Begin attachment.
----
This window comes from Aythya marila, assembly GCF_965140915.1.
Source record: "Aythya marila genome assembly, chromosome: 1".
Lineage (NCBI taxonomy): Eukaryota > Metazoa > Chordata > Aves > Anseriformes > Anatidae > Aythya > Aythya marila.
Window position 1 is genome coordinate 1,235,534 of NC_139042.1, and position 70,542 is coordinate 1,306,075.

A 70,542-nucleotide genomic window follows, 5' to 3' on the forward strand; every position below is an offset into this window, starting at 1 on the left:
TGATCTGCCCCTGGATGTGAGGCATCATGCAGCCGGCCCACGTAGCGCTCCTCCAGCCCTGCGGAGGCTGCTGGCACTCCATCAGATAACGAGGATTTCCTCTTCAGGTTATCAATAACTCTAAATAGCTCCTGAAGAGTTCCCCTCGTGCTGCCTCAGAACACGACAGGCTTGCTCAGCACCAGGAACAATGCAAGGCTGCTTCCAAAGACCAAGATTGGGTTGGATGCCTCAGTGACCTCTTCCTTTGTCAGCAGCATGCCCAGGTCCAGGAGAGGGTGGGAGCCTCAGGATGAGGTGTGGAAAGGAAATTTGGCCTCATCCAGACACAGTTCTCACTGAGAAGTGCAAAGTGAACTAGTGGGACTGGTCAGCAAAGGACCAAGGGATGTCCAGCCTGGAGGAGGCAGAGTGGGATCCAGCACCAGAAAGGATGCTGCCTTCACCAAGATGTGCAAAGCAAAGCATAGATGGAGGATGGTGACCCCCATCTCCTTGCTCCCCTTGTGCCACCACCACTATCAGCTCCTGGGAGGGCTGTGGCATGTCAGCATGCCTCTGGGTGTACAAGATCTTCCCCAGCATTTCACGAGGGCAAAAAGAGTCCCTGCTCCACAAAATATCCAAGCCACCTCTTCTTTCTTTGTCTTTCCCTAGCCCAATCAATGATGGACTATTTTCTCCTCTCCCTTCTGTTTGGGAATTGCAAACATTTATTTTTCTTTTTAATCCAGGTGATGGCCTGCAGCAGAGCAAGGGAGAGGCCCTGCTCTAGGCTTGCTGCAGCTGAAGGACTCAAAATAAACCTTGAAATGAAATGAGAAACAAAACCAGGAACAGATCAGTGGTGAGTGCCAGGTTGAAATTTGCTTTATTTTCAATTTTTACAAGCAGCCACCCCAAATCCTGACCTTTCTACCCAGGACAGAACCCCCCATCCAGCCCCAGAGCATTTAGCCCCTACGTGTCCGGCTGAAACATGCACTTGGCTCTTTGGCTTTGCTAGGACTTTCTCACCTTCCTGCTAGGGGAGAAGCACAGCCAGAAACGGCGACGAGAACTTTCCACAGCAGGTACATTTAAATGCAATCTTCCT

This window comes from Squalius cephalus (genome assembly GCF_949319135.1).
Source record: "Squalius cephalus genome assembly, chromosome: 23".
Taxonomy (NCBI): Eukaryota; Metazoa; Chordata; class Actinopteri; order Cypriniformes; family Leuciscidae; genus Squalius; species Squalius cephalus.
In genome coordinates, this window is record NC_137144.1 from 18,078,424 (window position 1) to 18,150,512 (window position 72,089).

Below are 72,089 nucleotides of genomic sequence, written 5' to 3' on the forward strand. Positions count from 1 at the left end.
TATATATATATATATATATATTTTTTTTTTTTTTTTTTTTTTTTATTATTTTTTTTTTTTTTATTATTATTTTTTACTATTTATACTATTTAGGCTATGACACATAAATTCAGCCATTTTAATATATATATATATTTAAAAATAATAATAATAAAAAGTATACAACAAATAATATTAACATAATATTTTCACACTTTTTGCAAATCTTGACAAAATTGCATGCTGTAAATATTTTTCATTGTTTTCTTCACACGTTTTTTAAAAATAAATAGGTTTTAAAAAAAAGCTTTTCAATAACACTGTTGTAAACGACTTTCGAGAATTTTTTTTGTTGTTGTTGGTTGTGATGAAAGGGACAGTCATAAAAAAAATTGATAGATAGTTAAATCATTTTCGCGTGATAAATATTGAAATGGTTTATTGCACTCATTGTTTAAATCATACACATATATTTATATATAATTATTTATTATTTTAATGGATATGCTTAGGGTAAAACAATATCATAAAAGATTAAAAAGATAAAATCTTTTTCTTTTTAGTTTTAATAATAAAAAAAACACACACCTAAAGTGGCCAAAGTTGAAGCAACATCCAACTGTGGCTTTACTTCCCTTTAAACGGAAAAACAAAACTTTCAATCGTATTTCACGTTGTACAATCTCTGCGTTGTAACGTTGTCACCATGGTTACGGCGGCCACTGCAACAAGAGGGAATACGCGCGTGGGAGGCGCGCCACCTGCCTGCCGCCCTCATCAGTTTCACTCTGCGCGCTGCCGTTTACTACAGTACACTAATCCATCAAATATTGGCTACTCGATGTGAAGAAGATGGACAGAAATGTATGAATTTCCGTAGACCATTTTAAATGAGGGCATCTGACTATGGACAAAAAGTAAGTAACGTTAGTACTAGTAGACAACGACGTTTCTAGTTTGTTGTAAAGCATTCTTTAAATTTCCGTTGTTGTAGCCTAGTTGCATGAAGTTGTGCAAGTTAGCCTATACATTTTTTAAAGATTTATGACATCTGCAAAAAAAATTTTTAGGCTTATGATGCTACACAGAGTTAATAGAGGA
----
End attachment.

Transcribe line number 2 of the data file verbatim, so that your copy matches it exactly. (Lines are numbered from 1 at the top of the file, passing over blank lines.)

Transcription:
Source record: "Aythya marila genome assembly, chromosome: 1".